Sunday, November 07, 2004


Will China Crash The US Dollar?

Will China revalue the Renminbi? The question has merit for those of us in the West in light of the massive Asian (read, Chines & Japanese) support for the US dollar.

It works like this: China needs an undervalued currecny. This, coupled with its low cost of labor (though that too has begun to change), has enabled it to take over manufacturing and create a pseudo-capitalist economy for itself.

Other Asian countries must compete, and have therefore done their level best to devalue their own currencies in response, in a kind of race to the bottom. The devaluations are particularly important against the US Dollar of course, as that is the currency of choice of the vaunted US consumer.

'Then what do you mean to be, my boy,
When you grow to be a man?'..
..'I want to be a Consumer
And live in a useful way;
For that's the thing that's needed most,
I've heard the Economists say.
There are too many people working
And too many things are made.
I want to be a Consumer, Sir,
And help to further Trade.'
--Patrick Barrington, Punch, April 1934
It's not that the Asian countries want to devalue vs each other; rather, it's that with China, the 800-pound gorilla, keeping its currency artificially low vs the US Dollar, they have no choice but to follow.

They genuinely fear their own currencies' appreciation, so they buy US debt/dollars, with China and Japan leading the way. Without the buying, which is massive, the US dollar would plunge, with all the good and bad that this would entail.

How long can this go on, people ask? Won't China one day let the Renminbi float and revalue? Haven't they already agreed to do so by 2007? And on the day they do, won't they no longer have a need to buy US dollars, leaving the American currency without its support? Surely the dollar will dive down by 20-40 percent almost overnight. The panic! The disaster!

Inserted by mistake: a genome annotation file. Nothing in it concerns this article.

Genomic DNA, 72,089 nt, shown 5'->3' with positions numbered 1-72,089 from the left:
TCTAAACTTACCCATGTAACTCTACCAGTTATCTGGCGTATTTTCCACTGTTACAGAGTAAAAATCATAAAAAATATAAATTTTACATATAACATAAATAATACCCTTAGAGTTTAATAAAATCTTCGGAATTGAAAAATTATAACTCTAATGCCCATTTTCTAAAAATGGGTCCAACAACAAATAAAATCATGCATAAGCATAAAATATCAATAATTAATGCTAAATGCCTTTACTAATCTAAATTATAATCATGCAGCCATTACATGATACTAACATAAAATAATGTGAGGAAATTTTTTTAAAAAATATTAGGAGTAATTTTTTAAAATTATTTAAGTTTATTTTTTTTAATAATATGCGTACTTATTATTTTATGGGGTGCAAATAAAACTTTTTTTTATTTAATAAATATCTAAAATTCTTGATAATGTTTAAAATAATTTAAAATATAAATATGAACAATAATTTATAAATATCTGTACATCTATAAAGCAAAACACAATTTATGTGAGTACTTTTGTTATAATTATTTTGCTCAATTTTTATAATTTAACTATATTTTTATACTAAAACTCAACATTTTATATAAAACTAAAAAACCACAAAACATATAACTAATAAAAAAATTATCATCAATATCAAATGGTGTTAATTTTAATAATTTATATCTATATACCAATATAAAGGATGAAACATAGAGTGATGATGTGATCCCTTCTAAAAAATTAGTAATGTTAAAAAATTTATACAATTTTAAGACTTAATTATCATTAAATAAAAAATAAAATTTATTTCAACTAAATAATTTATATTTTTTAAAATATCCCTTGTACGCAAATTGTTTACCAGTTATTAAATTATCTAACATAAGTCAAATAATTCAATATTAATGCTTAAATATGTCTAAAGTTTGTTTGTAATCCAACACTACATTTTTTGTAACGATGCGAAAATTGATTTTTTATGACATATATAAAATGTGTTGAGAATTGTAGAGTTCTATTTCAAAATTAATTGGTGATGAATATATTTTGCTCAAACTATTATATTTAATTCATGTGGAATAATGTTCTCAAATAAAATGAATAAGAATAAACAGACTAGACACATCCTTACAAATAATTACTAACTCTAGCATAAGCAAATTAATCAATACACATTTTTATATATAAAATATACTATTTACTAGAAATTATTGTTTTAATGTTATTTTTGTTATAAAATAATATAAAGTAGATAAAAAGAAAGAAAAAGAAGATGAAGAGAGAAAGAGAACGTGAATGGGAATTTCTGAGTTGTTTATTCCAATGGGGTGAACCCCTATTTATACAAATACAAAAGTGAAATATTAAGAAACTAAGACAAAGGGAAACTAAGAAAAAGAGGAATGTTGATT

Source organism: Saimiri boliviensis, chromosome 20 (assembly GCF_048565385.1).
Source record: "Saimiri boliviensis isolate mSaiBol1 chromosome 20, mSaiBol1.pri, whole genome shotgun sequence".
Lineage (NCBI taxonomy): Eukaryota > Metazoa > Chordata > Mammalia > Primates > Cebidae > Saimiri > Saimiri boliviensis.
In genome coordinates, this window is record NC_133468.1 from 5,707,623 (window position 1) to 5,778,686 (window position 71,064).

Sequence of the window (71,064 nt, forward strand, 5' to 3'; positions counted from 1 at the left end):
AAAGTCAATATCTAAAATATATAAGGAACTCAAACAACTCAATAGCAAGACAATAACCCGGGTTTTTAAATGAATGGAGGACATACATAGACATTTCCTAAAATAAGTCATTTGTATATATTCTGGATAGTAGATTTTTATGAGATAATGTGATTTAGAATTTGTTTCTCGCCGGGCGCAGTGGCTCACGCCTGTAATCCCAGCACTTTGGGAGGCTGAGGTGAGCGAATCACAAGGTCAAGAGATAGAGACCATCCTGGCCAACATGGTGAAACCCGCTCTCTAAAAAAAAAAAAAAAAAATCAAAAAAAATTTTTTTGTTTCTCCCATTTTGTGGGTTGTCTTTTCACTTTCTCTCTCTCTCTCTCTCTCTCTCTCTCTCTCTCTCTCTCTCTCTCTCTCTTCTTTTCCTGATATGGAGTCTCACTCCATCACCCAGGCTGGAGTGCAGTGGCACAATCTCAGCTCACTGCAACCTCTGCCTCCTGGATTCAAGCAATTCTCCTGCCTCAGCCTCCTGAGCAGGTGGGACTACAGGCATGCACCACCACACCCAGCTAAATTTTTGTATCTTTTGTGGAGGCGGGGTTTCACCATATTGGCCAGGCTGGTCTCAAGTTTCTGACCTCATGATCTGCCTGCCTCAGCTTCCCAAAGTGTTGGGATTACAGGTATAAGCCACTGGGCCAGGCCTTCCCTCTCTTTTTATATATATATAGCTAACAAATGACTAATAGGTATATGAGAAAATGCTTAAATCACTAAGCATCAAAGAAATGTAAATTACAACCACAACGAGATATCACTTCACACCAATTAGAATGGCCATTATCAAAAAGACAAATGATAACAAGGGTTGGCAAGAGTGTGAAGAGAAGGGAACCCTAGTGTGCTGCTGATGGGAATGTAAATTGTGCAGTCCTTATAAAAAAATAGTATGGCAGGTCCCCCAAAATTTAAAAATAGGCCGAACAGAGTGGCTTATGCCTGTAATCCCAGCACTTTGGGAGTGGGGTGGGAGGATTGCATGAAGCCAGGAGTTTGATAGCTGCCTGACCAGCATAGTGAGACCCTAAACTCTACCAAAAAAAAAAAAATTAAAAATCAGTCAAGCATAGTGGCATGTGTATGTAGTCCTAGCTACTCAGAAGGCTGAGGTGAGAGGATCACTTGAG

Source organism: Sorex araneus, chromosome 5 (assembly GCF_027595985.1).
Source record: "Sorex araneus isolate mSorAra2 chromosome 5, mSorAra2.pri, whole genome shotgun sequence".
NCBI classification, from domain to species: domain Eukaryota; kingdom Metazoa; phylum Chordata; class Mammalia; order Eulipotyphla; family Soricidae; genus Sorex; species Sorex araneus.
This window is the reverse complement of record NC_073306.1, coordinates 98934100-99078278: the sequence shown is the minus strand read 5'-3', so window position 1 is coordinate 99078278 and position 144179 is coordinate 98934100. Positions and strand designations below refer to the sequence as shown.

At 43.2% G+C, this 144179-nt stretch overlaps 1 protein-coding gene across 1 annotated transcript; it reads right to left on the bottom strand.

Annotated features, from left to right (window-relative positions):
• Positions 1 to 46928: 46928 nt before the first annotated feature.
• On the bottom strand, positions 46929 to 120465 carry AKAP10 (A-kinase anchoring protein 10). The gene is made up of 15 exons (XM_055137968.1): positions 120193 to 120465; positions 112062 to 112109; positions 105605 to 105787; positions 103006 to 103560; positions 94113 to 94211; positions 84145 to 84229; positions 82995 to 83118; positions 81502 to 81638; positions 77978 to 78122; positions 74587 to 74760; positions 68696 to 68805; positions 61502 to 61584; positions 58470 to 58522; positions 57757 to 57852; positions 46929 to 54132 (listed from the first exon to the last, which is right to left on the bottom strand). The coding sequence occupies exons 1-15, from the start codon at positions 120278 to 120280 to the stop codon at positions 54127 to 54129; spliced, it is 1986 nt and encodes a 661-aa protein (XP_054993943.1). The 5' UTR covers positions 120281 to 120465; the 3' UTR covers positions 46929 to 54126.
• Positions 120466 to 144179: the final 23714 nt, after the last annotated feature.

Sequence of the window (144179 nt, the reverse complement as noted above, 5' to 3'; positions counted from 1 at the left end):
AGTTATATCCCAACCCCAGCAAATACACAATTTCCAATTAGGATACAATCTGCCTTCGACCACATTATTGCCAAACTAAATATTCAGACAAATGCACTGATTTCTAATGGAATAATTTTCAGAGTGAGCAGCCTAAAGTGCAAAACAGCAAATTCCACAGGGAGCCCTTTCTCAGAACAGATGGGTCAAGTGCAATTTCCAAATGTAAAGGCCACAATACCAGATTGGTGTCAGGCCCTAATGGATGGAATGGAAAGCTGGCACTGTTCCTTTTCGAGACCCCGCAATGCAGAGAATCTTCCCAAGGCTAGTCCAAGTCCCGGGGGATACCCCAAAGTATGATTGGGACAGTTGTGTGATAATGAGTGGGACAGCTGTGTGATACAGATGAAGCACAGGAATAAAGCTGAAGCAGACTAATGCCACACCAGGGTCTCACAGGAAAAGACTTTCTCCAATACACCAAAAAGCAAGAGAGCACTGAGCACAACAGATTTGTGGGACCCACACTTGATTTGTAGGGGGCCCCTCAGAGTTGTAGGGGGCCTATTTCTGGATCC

But I wouldn't count on it happening this way, which would ultimately hurt China as much as it does the US. Yes, the Ameribuck is overvalued by traditional measures, but I suspect its decline will be somewhat less dramatic than thought. The reason is that a rebalancing of the relative worth of each currency need not take place through a specific revaluation - it can also be achieved by Chinese inflation.

Inflation is the legislator's friend worldwide: the tax that need never be seen; the policy that need never be announced. It's the butcher, the baker and the candlestick-maker who are held to blame, not the government. Governments fight inflation on our behalf!

Louis Vincent Gave states it clearly:
...right now, it appears that this is the course that Chinese authorities have decided to embark upon.

More importantly, it is hard to see what will make them change the course; by taking care of the overvaluation through inflation, the process is gradual, painless and face-saving. All aspects that a revaluation of the RMB does not offer!
Expect to see a very gradual decline of the Renminbi, probably followed by an equally gradual decline in Chinese (and hence Japanese) purchases of US debt. Yes, the US dollar will decline, but it will likely be smooth and steady, as much as these things can be, to everyone's benefit.

(hat tip: JohnMauldin at InvestorsInsight dot com)